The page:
As the clock ticks down to the 2010 congressional midterm elections, Team Obama has spent the last several weeks criss-crossing the country in an effort to get out the democratic vote. While the midterms may very well not go the democrats’ way, President Obama’s sliding poll numbers have elicited predictions of a one term presidency, but also hopeful comparisons to Bill Clinton’s poll numbers during his first couple years in office.
Currently President Obama has an approval rating hovering in the mid-40’s-as President Clinton did at this point in his presidency. In 1995, when President Clinton was marking his first two years in office his poll numbers crested above 50%, and remained pretty much there throughout the remainder of his presidency. For President Obama to achieve similar two-term success, a similar recovery in his approval rating is probably needed.
Interestingly, President Obama’s approval rating trend, when graphed since the time he entered office in 2009, is most similar thus far to Ronald Reagan’s approval ratings which took a steadily declining path his first two years in office before recovering, and to Jimmy Carter’s approval ratings which took a similar dive, . . . only never to recover.
Interestingly, some of the more gregarious and, in private, kind hearted presidents have gone on to win second terms in office. For example, Ronald Reagan used to personally greet the pilots on Air Force during each trip and he paid special attention to those around him. Similarly Bill Clinton was liked by his secret service detail, whereas Carter earned a reputation for being smug and condescending in private. Though such personal details appear to be almost irrelevant to the job of running the country-just ask anybody who feels that Reagan’s two terms in office were a disaster-they have begun to leak out every so slowly concerning the Obama White House.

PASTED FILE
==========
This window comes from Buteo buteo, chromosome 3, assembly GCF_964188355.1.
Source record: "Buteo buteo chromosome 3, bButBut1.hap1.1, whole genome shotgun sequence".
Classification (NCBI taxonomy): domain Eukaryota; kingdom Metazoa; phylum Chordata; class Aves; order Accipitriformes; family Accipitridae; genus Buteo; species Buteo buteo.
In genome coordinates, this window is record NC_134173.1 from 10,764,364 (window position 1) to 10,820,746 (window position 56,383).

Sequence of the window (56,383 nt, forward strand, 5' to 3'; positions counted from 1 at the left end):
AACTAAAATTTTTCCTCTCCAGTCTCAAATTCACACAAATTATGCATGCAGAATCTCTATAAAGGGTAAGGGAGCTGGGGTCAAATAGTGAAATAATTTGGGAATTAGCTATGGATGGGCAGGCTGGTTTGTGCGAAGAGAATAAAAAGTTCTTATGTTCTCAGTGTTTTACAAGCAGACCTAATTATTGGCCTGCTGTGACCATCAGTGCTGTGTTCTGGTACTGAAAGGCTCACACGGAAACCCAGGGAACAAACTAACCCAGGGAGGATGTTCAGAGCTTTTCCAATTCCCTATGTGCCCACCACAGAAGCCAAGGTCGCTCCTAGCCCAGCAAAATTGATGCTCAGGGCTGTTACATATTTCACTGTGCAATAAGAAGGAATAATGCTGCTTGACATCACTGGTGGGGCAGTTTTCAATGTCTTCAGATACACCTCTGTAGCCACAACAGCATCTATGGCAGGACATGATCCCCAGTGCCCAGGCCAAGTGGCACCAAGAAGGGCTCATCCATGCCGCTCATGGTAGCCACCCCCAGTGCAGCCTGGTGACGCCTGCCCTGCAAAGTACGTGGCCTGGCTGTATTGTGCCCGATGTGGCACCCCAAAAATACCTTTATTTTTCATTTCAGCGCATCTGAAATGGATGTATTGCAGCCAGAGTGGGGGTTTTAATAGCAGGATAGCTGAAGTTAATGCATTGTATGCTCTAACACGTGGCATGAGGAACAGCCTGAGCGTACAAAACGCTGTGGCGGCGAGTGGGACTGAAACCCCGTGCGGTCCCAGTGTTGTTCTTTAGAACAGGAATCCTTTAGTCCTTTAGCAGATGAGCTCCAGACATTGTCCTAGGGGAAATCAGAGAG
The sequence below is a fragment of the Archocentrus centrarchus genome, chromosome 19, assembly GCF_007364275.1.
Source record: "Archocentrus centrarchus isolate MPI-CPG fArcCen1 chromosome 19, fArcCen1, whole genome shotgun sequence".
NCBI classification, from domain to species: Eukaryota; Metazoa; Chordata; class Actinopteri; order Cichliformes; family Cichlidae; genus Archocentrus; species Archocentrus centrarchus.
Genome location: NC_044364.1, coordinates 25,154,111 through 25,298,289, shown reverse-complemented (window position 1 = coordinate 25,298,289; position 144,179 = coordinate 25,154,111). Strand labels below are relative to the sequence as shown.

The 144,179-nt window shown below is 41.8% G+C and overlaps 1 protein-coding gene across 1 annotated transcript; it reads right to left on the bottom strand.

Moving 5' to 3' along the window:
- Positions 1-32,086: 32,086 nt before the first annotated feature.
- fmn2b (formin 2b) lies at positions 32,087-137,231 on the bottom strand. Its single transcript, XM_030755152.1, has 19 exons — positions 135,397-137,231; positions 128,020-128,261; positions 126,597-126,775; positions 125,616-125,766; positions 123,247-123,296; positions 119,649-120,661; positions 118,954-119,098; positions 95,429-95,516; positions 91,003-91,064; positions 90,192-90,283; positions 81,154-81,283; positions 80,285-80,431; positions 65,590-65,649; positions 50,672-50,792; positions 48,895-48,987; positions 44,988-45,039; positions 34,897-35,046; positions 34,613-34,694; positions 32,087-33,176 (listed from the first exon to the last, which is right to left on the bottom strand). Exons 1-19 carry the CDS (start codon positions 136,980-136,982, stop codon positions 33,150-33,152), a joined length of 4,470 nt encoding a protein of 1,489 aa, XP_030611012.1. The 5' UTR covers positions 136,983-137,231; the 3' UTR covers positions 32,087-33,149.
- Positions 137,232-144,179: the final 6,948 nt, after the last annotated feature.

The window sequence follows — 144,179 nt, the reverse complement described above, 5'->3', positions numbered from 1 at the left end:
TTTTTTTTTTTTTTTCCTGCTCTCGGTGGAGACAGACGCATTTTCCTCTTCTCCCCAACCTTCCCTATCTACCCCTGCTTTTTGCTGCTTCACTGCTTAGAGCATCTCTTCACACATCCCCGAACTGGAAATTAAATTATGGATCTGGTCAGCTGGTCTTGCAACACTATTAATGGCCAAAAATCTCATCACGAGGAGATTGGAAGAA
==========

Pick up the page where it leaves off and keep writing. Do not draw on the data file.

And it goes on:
Outgoing staff have described the president as being highly impatient. During meetings he cuts off discussion at 45 minutes and if the time limit is reached then he reportedly walks out of the room. Sadly, this is a very Carteresque thing to do. Jimmy Carter, whom I feel was a decent president who does wonderful work as a ex-president, used to become very irate when White House staff used the tennis court without his permission when he was gone, and would make a game of having interested parties telephone him while he thought about letting them use the courts. Petty? Yes, but does anybody care?
At some level, the electorate has a perception, perhaps subconscious, about whether the president is simply likably enough to keep in office, and on their television sets, for four more years.
Such interpersonal likability was what got George W. Bush on the republican presidential ticket in the first place, remember the question “who would you like to have beer with?” So, in a sense at the national level the electorate wants a politician with whom they can live with, and someone who doesn’t start acting like royalty. George W. Bush’s popularity plummeted as his every-man act started to look more like a goofy swagger, and as the connections between his White House, and that of his father became more apparent.